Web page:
- Advanced supply chain management
- Business law
- Logistics systems analysis
- Marketing theory and practice
- Service management
- Strategic management
- Transportation management
- Tourism logistics
A bachelor’s degree program often requires students to complete general education courses. You’ll also have to complete elective courses, which are essentially credit hours you choose based on your interests. You can use these courses to pursue a double major, or to take additional courses in logistics.
If you want to earn a masters’ degree in this field, you may need to take the GMAT before you apply. Some colleges also offer the option to earn a bachelor’s and master’s simultaneously. This option cuts down on the time necessary to complete both degrees. However, to earn both degrees simultaneously, students are often required to meet a minimum GPA threshold.
There is also the option to specialize in logistics and supply chain management. As mentioned previously, some schools offer degrees in marketing, business, or finance with the option to specialize in logistics or a related field. This option places a greater emphasis on another area of study, but may still lead to a career in logistics.
What Are My Career Options In The Logistics & Transportation Industry?
There are a variety of jobs in logistics, including logistic managers, logistic engineers, logistic analysts, logisticians, and logistics coordinators. Logisticians, and similar roles, work in almost every industry. What’s more, the importance of logistics and supply chain management has grown significantly. That means more jobs, variety, and opportunities for advancement.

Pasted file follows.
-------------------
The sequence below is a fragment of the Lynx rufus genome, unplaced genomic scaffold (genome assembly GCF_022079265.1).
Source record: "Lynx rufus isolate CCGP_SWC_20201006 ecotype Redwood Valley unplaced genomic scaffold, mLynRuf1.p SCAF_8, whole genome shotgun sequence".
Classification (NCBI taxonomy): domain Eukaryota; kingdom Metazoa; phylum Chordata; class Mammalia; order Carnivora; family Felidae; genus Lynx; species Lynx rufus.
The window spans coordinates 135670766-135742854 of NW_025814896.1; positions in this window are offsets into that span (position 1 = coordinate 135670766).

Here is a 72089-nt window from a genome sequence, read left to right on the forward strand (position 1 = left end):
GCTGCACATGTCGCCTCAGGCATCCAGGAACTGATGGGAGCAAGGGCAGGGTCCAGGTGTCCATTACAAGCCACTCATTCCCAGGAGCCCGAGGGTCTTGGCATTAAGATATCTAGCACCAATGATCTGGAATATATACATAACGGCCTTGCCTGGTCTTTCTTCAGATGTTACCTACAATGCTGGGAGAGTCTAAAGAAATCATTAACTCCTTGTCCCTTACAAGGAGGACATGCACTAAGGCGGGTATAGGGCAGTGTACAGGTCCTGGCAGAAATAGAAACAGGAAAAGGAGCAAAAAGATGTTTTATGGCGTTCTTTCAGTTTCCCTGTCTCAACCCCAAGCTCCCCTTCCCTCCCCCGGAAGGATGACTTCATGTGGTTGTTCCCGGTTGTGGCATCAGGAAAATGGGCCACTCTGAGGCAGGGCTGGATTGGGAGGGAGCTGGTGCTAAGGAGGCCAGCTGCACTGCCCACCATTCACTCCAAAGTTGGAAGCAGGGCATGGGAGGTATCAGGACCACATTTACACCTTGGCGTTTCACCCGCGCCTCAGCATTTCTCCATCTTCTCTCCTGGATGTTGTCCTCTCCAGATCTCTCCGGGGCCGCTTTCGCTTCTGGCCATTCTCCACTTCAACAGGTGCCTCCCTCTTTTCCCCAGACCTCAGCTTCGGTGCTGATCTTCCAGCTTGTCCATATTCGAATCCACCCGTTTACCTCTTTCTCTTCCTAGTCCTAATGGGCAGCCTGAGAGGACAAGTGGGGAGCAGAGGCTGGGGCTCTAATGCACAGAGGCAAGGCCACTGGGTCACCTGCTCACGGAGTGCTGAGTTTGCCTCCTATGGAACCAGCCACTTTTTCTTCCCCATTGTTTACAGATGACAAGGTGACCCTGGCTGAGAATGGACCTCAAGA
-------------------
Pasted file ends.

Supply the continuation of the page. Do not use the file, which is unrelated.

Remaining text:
Below is a list of common roles for those with a degree in logistics. These roles are found in many different industries across the globe:
- Logisticians: Logisticians oversee activities that include purchasing, transportation, inventory, and warehousing. They may direct the movement of a range of goods, people, or supplies, from common consumer goods to military supplies and personnel.
- Management Analysts: Management analysts propose ways to improve an organization’s efficiency, and advise managers on how to make organizations more profitable.